A common question regarding lie detection is, 'What physiological responses do lie detector tests evoke?'. This will entirely depend on whether the person is telling the truth or not. Although not everyone will react (physiologically) in the same way when telling the truth and/or telling a lie, it is widely accepted that there ‘standard’ ways that people do react and it is the aim of a lie detector tests to pick up on these.
Lie detection using a polygraph is based on the premise that lying and truth-telling elicit different physiological responses in subjects. But what are these responses and how do they alter when someone is lying? Between 1917 and 1925 four scientists established that when individuals were being deceptive their blood pressure increased. The underlying physiological state has been described as being either fear, arousal or excitement based and these states have been closely associated with deception, which has provided the rationale for the relevant-irrelvant questioning format. Other research has identified that when being deceptive a person’s heart rate may also increase; their respiratory rate may go up and they may perspire (more heavily). All of these factors can be picked up by the polygraph machine.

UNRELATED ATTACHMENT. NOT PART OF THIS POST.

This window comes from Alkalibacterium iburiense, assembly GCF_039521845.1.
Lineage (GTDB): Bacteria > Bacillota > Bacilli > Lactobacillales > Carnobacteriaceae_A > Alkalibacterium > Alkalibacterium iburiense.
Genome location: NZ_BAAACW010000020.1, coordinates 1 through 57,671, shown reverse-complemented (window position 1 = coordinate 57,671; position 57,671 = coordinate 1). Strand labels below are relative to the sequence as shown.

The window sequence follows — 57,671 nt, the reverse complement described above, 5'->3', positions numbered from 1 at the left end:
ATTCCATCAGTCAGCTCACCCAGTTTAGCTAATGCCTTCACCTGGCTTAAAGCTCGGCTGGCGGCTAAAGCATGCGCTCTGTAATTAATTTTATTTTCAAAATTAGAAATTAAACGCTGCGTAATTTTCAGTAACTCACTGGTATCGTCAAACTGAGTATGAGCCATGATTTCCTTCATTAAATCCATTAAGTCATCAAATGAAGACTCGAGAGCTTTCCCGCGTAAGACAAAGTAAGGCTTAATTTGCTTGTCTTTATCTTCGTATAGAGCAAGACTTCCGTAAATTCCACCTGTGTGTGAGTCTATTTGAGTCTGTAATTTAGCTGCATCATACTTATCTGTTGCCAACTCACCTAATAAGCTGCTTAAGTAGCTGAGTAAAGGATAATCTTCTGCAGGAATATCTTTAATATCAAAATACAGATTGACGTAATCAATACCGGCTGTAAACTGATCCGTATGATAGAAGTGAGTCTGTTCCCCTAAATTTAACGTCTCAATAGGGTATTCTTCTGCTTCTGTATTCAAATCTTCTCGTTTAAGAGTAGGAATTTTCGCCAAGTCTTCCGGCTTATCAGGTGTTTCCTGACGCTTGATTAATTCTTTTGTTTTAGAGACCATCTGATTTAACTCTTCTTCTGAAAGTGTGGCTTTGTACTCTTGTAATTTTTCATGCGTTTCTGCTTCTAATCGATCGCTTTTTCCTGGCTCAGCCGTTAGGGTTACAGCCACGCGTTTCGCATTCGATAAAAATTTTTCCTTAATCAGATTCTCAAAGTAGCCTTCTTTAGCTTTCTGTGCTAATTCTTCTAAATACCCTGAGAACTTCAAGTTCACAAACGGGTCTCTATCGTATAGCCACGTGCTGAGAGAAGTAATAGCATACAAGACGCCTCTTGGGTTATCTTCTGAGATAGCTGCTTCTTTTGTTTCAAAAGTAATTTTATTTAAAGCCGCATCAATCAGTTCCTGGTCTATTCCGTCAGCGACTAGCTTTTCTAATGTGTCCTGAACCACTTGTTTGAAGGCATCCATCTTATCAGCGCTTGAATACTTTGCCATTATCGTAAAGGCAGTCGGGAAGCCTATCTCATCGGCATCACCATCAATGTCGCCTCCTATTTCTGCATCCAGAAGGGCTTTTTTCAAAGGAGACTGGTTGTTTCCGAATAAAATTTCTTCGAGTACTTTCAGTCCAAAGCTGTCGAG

The problem that seems to exist is that not every person will react in the same way to lie detector tests, as we are, after all, individuals. Some people may be able to stay calm and relaxed and show no physiological responses despite lying, whereas others telling the truth may react negatively to the test and elicit physiological responses that would usually be associated with lying. This is where the expertise of the examiner comes in. A well-versed professional examiner is able to accurately analyse the responses during the test and whether the person is lying or simply of a nervous disposition Obviously no machine or human can be correct 100%, but a combination of a polygraph and a professional examiner has been shown to provide far great accuracy than chance.
Learn more about lie detector tests here: http://www.liedetectortest.ie